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Blue Highways: El Paso, Texas

Unfolding the Map

Click on Thumbnail for MapWilliam Least Heat-Moon (LHM) doesn't want to stop in El Paso, but we will and take a look around.  While there, we'll see some murals, eat some Tex-Mex, view some art and listen to some music.  Where is El Paso on our journey?  Click on the thumbnail to your right to find out.

Book Quote

"El Paso was a pleasant city, but I felt I'd been in Texas for weeks, so I drove on west through the natural break in the Rockies that gives the town its name - the very pass Indians, conquistadors, and the Butterfield Stage used - drove around crumbling Comanche Peak, and headed up the Rio Grande."

Blue Highways: Part 4, Chapter 9


Kress Building in downtown El Paso. Photo by Michael L. Hess.

El Paso, Texas

LHM pretty much bypasses El Paso, which is unfortunate.  I know that larger cities aren't really what he's interested in, but El Paso is more interesting than you might think.  At the time that I write, El Paso is one of the safest cities in the United States.  This is pretty amazing, considering that just across the Rio Grande in Mexico, Ciudad Juarez had over 3000 murders in 2010.  In fact, El Paso is safe enough that the former mayor of Ciudad Juarez ran the city from El Paso, where he lived.  I guess being under death threats every day would make anyone want to stay away from one of the most dangerous cities in the world and be in one of the safest in the world, even if you are the former's top elected official.

But El Paso seems to me to be pretty vibrant.  It is a city of murals, as I found when I visited there prior to a camping trip in the Guadalupe Mountains.  Everywhere around the city, local artists paint the issues that the community deals with - illegal immigration, HIV/AIDS - as well as the hopes of the residents.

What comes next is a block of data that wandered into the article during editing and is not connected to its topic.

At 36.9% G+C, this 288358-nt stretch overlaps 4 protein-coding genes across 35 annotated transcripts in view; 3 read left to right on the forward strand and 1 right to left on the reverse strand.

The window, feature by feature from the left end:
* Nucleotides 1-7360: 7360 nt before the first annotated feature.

El Paso Lacrimas mural. Photo by Michael L. HessLuis Jimenez, a nationally famous sculptor from El Paso who died while working on sculptures for the Denver Airport, has a piece in El Paso celebrating a couple of its more famous past residents - a pair of alligators that lived in a small zoo there.  They were an oddity in this western arid part of the country, and so the alligators were quite an attraction for the city, and now they are immortalized in fiberglass sculpture in El Paso's downtown.

Luis Jimenez' alligator sculpture in El Paso. Photo by Michael L. HessEl Paso also still maintains its very western feel, while at the same time being a vibrant crossroads of two cultures.  Walking the streets, one looks at the buildings and can imagine what the town looked like at the turn of the century when many of the buildings were erected.  Men in suits mingling with ladies in finery, but also cowboys just in from the dusty range, Indians selling their artistic creations, and Mexicans engaging in commerce and plying their trades.  One can just imagine the Marty Robbins song...

Out in the West Texas town of El Paso
I fell in love with a Mexican girl.
Night-time would find me in Rosa's cantina;
Music would play and Felina would whirl.

Blacker than night were the eyes of Felina,

Wicked and evil while casting a spell.
My love was deep for this Mexican maiden;
I was in love but in vain, I could tell.

Of course, some of the best Mexican food can be found there.  After living in San Antonio and enjoying our Tex-Mex, and then living in Albuquerque where the New Mexican food, smothered with red or green chile, is very different, we missed having good Tex-Mex food.  We were delighted to find it again in El Paso.

El Paso was also the catalyst for one of sports most defining moments, and a milestone for racial equality in the NCAA.  Legendary coach Don Haskins of Texas Western University, now the University of Texas at El Paso, fielded a basketball team of five African-American starters in the national championship game against a decidedly all-white Kentucky squad.  Texas Western's win in that game and its national championship is credited with helping desegregate college basketball squads all over the South.

I live three and one half hours away from El Paso now.  I would think twice about crossing the border into Ciudad Juarez, but I wouldn't hesitate visiting El Paso again.

Musical Interlude

The Marty Robbins tune is famous, but I thought I'd present you with a band that I actually saw and which you might not know about.  The Gourds, out of Austin, titled one of their songs El Paso.  It's got a nice beat.  Enjoy!

If you want to know more about El Paso

Chamizol National Memorial
El Chuco (Street photography of El Paso)
El Paso Convention and Visitors Bureau
El Paso Daily Photo (blog)
El Paso Times (newspaper)
Hueco Tanks State Park
Road Food America: H&H Cafe & Car Wash
Road Food America: Smitty's
University of Texas at El Paso
US Border Patrol Museum
Wikipedia: El Paso
World's Largest Man-Made Illuminated Star

Next up: Deming, New Mexico

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